Thursday, June 30, 2005

Kenneth Tomlinson and monitoring of NPR and PBS guests

NPR ( reported this morning that the chairman of Corporation for Public Broadcasting, Kenneth Tomlinson, secretly hired a consultant last year to monitor the comments made by guests on four NPR or PBS programs.

According to the report, the consultant, Frederick W. Mann, has conservative ties and was asked to analyze the political ideology of the guests. The report added that not only was the ideology of the guests checked but so too was whether they explicitly supported Bush administration policies.

The CPB has refused to release the official report, which was obtained by NPR and is available at (Access the "Monitoring PBS and NPR" link from the NPR home page and look for the "Mann Report.") The NPR report indicates that Tomlinson paid the consultant $14,000 but he did not seek approval from the CPB board before making the decision. He also, according to the report, failed to tell his senior staff about the expense.

Has Tomlinson finally crossed the line in his self-described effort to make public radio and television more balanced in its coverage?

Wednesday, June 29, 2005

Podcasting continues to be a newsmaker

From the International Herald Tribune...

Tuesday, June 28, 2005

When the scientific community and governments collide

This blog generally is limited to comments and stories about the broadcast journalism world. However, this posting relates to a new study about the nation's milk supply that is being published in an academic journal despite strong reservations from the U.S. government.

It likely will not surprise the reader that I (as an educator) support the decision to publish this study. I was reminded as I read the story about a 2002 ABC News report that highlighted how easy it was for an ABC reporter to have a canister that could have been enriched uranium shipped into the country. The report by Brian Ross was excellent, and I regularly use it in my classes as a means of explaning various reporting techniques. However, I digress...

Ours is a society that is built on the notion of a free press and a free exchange of ideas. Only in the most unusual of circumstances should an argument be made that information obtained by a journalist or an educator or even a private citizen should not be disseminated to the public. I believe that this study about the nation's milk supply is not one of those times.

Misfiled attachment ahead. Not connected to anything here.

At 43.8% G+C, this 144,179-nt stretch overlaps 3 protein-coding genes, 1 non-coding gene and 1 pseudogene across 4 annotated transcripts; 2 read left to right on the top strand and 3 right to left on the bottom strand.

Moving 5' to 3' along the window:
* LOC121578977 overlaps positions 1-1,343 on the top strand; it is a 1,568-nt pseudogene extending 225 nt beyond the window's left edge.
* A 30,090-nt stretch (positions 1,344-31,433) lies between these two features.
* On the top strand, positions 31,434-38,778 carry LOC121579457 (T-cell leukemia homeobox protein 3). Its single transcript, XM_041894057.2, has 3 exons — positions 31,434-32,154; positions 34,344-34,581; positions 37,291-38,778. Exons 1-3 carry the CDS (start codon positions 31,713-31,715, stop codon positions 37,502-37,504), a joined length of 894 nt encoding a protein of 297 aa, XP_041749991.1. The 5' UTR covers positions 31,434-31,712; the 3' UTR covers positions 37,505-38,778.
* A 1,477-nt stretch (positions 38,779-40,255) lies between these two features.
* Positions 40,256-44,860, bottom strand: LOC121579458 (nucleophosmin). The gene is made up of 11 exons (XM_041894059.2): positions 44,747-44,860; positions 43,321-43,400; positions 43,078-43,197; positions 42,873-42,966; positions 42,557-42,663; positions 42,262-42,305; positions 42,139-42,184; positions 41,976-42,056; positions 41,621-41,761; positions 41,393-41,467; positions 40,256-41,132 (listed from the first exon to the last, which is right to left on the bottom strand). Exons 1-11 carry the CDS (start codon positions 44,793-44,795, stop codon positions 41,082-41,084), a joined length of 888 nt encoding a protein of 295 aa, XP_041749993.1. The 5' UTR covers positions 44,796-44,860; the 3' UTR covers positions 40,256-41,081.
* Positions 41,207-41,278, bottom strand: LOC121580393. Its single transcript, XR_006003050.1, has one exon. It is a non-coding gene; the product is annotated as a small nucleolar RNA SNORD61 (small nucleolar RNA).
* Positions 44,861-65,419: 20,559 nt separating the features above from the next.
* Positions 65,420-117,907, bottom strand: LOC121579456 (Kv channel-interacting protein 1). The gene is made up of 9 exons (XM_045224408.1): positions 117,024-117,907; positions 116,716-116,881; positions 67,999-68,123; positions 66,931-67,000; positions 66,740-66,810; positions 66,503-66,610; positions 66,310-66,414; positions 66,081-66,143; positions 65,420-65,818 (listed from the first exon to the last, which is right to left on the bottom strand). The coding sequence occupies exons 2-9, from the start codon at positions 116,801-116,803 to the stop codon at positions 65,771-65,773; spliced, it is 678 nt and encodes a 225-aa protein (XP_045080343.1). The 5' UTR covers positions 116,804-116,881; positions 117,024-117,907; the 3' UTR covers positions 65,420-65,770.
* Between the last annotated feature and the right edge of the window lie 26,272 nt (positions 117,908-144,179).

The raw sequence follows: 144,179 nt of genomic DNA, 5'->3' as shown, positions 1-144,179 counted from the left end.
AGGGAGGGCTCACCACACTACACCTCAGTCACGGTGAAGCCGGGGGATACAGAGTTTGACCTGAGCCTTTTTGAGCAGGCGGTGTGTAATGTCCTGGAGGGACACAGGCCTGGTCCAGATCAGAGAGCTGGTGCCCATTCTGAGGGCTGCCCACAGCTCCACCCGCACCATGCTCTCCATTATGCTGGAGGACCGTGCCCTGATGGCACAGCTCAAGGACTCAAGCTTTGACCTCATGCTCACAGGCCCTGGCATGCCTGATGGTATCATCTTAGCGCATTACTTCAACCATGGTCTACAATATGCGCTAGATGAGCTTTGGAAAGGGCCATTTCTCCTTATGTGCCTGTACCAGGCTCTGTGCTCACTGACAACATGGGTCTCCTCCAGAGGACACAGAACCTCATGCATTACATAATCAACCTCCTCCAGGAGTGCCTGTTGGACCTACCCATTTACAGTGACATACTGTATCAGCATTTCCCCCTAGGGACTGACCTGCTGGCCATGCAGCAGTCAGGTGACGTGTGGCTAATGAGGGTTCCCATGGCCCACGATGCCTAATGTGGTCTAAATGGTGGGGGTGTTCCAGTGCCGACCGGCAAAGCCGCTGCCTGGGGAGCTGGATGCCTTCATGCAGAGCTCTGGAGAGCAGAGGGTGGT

I welcome your comments.

Monday, June 27, 2005

RTNDA argues for shield law for journalists

I concur with RTNDA's position. Anyone not?

This press release was sent from the RTNDA office....

Supreme Court Ruling Underscores Need for Federal Shield Law
WASHINGTON—In the wake of today's decision by the U.S. Supreme Court not to consider appeals on behalf of two reporters who have refused to divulge their confidential sources, the Radio-Television News Directors Association urges Congress to speedily enact a federal shield law for journalists.
The high court’s action leaves standing an earlier federal appeals court decision that says Matthew Cooper of Time and Judith Miller of The New York Times must testify before a federal grand jury about their confidential sources. The two had refused to reveal their sources to investigators trying to figure out who leaked the name of undercover CIA officer Valerie Plame to the media. They face up to 18 months in jail. RTNDA joined an amicus brief filed with the Supreme Court on behalf of Cooper and Miller.
"The court’s decision makes the need for Congress to pass the Free Flow of Information Act all the more compelling," says Barbara Cochran, RTNDA president. "It is up to Congress to recognize that an informed citizenry and the preservation of news sources are of vital importance to a free society."
Cooper and Miller are two of the reporters who have recently faced orders from federal judges to reveal the identity of confidential sources. Local television reporter Jim Taricani of WJAR-TV in Providence, RI, spent 121 days under house arrest earlier this year for refusing to reveal his confidential source in an investigation of corruption in local government.
To date, 31 states and the District of Columbia have shield laws. The Free Flow of Information Act, sponsored by Sens. Dick Lugar (R-IN) and Chris Dodd (D-CT) and Reps. Mike Pence (R-IN) and Rick Boucher (D-VA), gives reporters the same protections against compelled disclosure of confidential sources by making existing guidelines mandatory, according to a statement issued by the legislators.